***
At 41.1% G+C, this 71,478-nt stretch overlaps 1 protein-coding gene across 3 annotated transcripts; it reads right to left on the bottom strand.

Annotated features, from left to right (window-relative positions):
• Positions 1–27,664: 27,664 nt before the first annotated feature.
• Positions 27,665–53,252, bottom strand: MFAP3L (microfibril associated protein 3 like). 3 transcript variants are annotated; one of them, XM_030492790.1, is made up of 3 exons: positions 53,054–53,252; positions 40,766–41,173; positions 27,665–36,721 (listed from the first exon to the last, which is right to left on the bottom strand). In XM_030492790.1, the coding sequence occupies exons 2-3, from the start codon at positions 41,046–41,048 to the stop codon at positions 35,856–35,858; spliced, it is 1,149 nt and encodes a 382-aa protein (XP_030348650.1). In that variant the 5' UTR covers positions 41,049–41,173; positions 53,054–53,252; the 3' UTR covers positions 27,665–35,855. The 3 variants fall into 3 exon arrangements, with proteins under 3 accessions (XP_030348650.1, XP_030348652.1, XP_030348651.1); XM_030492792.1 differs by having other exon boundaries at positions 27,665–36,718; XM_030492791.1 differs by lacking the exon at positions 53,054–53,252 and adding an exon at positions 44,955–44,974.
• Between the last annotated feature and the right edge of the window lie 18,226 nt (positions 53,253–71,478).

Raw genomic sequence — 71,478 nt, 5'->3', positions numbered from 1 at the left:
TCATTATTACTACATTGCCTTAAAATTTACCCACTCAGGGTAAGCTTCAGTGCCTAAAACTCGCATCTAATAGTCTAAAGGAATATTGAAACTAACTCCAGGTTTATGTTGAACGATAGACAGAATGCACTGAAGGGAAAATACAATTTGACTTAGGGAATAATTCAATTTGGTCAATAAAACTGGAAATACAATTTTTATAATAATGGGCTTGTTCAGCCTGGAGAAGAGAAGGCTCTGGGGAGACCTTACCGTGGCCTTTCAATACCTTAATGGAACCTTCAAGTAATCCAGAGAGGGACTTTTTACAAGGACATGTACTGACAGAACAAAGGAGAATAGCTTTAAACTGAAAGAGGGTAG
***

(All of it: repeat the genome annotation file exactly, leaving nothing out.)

At 41.1% G+C, this 71,478-nt stretch overlaps 1 protein-coding gene across 3 annotated transcripts; it reads right to left on the bottom strand.

Annotated features, from left to right (window-relative positions):
• Positions 1–27,664: 27,664 nt before the first annotated feature.
• Positions 27,665–53,252, bottom strand: MFAP3L (microfibril associated protein 3 like). 3 transcript variants are annotated; one of them, XM_030492790.1, is made up of 3 exons: positions 53,054–53,252; positions 40,766–41,173; positions 27,665–36,721 (listed from the first exon to the last, which is right to left on the bottom strand). In XM_030492790.1, the coding sequence occupies exons 2-3, from the start codon at positions 41,046–41,048 to the stop codon at positions 35,856–35,858; spliced, it is 1,149 nt and encodes a 382-aa protein (XP_030348650.1). In that variant the 5' UTR covers positions 41,049–41,173; positions 53,054–53,252; the 3' UTR covers positions 27,665–35,855. The 3 variants fall into 3 exon arrangements, with proteins under 3 accessions (XP_030348650.1, XP_030348652.1, XP_030348651.1); XM_030492792.1 differs by having other exon boundaries at positions 27,665–36,718; XM_030492791.1 differs by lacking the exon at positions 53,054–53,252 and adding an exon at positions 44,955–44,974.
• Between the last annotated feature and the right edge of the window lie 18,226 nt (positions 53,253–71,478).

Raw genomic sequence — 71,478 nt, 5'->3', positions numbered from 1 at the left:
TCATTATTACTACATTGCCTTAAAATTTACCCACTCAGGGTAAGCTTCAGTGCCTAAAACTCGCATCTAATAGTCTAAAGGAATATTGAAACTAACTCCAGGTTTATGTTGAACGATAGACAGAATGCACTGAAGGGAAAATACAATTTGACTTAGGGAATAATTCAATTTGGTCAATAAAACTGGAAATACAATTTTTATAATAATGGGCTTGTTCAGCCTGGAGAAGAGAAGGCTCTGGGGAGACCTTACCGTGGCCTTTCAATACCTTAATGGAACCTTCAAGTAATCCAGAGAGGGACTTTTTACAAGGACATGTACTGACAGAACAAAGGAGAATAGCTTTAAACTGAAAGAGGGTAG